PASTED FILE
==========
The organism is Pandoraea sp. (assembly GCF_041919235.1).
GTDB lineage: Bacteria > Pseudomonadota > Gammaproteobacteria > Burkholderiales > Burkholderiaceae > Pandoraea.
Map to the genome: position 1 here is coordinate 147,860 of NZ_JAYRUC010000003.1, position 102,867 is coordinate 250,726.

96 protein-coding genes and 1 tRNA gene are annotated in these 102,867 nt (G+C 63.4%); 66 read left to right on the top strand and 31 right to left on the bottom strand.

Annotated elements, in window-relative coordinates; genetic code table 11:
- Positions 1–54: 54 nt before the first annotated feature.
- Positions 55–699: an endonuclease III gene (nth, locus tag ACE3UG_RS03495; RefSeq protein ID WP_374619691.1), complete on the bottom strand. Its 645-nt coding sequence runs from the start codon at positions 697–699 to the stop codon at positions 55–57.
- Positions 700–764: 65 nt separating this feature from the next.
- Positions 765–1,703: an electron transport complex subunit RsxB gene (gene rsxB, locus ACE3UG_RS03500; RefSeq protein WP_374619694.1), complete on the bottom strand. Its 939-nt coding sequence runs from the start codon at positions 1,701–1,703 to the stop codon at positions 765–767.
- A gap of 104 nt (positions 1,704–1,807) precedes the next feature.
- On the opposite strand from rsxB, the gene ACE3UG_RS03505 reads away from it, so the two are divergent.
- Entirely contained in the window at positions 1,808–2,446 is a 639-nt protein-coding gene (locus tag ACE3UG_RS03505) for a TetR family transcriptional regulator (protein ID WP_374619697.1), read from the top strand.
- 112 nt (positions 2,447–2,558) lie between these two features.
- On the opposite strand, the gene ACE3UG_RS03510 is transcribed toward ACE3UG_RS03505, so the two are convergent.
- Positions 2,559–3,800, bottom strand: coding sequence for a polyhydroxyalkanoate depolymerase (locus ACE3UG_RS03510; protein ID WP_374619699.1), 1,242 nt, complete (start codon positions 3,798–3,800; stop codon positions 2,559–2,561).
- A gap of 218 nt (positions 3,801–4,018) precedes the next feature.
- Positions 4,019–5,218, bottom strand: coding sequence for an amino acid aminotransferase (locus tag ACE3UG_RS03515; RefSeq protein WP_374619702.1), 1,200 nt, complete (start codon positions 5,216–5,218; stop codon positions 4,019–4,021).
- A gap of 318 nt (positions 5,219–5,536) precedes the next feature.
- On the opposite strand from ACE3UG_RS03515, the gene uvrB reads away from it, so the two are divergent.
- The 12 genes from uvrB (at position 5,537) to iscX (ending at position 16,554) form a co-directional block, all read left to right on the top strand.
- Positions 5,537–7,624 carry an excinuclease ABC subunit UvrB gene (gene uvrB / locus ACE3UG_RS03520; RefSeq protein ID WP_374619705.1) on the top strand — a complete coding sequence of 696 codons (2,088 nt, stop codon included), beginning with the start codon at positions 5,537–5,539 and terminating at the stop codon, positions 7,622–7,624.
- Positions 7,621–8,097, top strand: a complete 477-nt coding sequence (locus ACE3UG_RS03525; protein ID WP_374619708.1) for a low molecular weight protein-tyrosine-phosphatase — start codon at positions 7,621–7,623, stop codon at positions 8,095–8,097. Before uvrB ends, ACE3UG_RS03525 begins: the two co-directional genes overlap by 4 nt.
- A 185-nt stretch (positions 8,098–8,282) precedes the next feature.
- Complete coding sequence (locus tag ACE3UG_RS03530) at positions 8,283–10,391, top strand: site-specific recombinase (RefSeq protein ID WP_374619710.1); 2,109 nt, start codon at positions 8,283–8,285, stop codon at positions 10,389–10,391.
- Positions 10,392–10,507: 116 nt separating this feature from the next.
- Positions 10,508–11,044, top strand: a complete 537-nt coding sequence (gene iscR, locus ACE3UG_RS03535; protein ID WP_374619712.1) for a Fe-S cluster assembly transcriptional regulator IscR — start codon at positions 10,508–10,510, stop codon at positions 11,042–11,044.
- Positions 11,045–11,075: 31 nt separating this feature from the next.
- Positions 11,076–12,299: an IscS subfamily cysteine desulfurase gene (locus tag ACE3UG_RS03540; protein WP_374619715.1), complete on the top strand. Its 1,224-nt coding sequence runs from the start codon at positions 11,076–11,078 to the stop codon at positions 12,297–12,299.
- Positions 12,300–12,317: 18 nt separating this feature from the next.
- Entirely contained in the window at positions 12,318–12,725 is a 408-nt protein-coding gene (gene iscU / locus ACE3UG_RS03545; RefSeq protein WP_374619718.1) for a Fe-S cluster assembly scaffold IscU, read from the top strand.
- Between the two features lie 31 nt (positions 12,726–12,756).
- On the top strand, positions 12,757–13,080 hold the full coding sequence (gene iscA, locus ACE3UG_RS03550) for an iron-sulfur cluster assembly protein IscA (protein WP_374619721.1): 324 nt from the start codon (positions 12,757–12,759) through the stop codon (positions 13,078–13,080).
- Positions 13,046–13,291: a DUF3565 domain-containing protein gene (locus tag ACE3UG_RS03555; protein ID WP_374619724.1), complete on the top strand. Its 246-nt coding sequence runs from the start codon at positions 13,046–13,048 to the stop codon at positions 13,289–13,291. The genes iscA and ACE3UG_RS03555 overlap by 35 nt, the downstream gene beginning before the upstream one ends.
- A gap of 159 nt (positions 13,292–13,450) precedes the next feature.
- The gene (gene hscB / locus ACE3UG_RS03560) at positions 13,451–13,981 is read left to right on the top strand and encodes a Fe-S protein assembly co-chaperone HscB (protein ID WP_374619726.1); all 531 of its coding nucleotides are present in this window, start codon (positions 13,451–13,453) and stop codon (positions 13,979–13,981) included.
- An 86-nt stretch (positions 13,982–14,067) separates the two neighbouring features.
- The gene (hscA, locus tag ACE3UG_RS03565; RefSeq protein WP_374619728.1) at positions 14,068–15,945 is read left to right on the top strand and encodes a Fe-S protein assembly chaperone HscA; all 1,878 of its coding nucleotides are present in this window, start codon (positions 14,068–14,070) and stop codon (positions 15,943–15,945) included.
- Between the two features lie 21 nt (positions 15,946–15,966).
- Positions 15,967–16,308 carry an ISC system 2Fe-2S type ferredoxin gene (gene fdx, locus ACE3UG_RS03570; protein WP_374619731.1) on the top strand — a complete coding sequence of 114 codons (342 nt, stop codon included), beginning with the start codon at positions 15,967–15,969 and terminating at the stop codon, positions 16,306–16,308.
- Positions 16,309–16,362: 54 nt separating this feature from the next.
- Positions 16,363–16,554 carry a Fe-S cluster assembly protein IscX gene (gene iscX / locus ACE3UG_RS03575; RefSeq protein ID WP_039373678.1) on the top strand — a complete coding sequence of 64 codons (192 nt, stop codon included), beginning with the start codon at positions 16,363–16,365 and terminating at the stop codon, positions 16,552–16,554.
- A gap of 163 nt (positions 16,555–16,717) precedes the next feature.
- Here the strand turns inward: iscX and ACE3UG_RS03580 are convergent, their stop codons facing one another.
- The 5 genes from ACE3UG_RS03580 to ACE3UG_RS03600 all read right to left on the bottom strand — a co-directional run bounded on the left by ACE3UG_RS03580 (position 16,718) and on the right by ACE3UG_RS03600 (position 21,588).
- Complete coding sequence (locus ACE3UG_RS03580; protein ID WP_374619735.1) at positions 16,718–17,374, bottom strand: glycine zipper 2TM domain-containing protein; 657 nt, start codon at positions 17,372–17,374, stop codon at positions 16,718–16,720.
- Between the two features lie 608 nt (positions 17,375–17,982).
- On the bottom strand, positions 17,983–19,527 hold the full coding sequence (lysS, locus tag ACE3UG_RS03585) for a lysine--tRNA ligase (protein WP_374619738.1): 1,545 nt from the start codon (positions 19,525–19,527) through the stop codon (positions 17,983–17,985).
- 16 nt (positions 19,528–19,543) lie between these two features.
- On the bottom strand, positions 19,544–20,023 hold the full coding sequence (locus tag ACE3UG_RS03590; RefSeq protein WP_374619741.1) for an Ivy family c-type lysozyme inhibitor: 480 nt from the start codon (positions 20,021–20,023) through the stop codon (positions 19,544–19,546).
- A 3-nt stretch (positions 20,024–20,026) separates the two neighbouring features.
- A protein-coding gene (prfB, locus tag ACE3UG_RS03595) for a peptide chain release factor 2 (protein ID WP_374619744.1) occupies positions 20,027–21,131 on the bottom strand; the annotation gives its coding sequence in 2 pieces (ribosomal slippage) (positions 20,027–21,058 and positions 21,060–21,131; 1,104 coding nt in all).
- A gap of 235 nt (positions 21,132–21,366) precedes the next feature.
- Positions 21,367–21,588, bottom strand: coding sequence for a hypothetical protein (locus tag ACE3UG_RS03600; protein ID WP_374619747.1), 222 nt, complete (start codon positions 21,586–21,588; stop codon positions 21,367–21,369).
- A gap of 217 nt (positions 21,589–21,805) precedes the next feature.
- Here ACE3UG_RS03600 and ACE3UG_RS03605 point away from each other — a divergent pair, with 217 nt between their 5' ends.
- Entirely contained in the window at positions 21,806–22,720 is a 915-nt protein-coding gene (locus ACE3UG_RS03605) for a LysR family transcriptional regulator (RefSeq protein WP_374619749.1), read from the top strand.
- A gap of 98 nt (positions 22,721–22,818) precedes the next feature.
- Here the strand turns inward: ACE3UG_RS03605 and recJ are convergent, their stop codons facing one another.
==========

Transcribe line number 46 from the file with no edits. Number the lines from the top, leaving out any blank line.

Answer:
- Between the two features lie 608 nt (positions 17,375–17,982).